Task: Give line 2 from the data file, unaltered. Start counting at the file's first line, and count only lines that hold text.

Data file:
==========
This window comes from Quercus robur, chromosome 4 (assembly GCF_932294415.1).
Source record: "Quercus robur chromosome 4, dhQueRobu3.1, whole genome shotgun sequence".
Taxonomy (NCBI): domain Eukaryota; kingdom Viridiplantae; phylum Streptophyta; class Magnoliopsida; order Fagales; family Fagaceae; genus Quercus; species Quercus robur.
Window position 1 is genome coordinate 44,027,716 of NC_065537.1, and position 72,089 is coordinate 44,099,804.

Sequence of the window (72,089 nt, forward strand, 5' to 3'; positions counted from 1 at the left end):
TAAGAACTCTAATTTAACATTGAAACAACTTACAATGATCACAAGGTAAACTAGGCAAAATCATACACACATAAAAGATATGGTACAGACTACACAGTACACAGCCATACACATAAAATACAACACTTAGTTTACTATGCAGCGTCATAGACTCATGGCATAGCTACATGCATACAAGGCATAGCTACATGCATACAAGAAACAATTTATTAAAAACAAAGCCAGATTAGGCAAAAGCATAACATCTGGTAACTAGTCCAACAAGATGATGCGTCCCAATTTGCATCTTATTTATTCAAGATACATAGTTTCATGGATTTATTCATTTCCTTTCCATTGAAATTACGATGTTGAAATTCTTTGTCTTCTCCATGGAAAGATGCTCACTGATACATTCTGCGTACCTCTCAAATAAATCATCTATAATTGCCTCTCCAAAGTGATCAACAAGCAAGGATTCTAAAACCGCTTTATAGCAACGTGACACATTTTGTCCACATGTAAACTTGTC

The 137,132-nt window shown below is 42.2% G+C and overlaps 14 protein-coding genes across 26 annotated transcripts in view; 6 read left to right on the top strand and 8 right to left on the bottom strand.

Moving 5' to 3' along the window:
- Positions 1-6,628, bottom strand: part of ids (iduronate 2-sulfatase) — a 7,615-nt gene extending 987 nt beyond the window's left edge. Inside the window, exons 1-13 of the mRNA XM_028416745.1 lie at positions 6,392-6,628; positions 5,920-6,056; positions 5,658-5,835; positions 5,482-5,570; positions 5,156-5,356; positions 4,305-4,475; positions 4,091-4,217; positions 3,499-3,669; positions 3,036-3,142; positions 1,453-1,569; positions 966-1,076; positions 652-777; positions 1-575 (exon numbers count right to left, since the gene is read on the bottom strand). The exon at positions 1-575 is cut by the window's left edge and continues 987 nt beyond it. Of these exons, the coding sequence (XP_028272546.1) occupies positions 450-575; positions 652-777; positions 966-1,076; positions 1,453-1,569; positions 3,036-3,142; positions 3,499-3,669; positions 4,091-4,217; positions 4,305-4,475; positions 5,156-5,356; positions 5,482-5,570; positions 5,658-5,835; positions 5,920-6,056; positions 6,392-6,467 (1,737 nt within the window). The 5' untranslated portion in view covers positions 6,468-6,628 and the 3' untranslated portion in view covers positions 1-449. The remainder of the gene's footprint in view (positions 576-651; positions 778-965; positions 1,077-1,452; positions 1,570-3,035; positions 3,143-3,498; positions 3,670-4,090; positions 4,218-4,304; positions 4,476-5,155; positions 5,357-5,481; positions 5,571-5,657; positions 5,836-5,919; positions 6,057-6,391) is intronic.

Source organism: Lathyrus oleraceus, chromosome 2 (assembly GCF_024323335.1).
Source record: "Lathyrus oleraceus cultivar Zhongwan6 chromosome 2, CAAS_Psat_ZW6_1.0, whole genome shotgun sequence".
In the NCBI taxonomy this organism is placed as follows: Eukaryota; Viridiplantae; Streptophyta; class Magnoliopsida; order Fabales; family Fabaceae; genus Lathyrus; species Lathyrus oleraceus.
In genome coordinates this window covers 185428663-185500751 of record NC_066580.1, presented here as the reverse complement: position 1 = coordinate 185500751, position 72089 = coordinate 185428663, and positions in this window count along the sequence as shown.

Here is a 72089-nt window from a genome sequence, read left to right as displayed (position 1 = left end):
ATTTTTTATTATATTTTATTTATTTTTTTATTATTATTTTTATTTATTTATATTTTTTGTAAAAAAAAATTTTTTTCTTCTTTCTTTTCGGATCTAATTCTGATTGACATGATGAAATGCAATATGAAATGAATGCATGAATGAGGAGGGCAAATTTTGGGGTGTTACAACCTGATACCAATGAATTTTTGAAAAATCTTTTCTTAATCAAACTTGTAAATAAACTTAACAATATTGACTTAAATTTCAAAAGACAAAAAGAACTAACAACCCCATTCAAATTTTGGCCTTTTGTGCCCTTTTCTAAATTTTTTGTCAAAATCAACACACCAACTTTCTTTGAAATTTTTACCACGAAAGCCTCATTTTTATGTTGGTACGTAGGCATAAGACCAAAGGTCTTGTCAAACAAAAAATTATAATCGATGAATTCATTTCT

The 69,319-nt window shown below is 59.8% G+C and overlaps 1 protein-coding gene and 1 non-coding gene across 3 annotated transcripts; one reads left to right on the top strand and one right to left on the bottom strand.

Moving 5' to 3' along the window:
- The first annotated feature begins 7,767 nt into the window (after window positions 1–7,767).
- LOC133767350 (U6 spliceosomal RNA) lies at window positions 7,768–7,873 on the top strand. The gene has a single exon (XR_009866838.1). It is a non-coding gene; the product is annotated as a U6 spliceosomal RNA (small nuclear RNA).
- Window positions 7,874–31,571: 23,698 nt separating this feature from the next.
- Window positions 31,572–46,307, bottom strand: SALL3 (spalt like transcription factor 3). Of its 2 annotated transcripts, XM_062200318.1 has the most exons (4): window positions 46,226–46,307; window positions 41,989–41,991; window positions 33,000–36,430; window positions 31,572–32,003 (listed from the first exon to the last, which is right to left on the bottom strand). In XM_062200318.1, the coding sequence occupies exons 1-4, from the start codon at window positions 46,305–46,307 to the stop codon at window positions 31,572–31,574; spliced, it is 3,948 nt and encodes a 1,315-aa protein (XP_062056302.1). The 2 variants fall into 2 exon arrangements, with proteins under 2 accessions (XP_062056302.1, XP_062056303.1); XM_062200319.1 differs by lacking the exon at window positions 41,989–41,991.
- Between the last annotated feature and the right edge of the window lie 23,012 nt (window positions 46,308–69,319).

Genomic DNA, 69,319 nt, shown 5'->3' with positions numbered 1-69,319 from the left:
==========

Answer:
Source record: "Quercus robur chromosome 4, dhQueRobu3.1, whole genome shotgun sequence".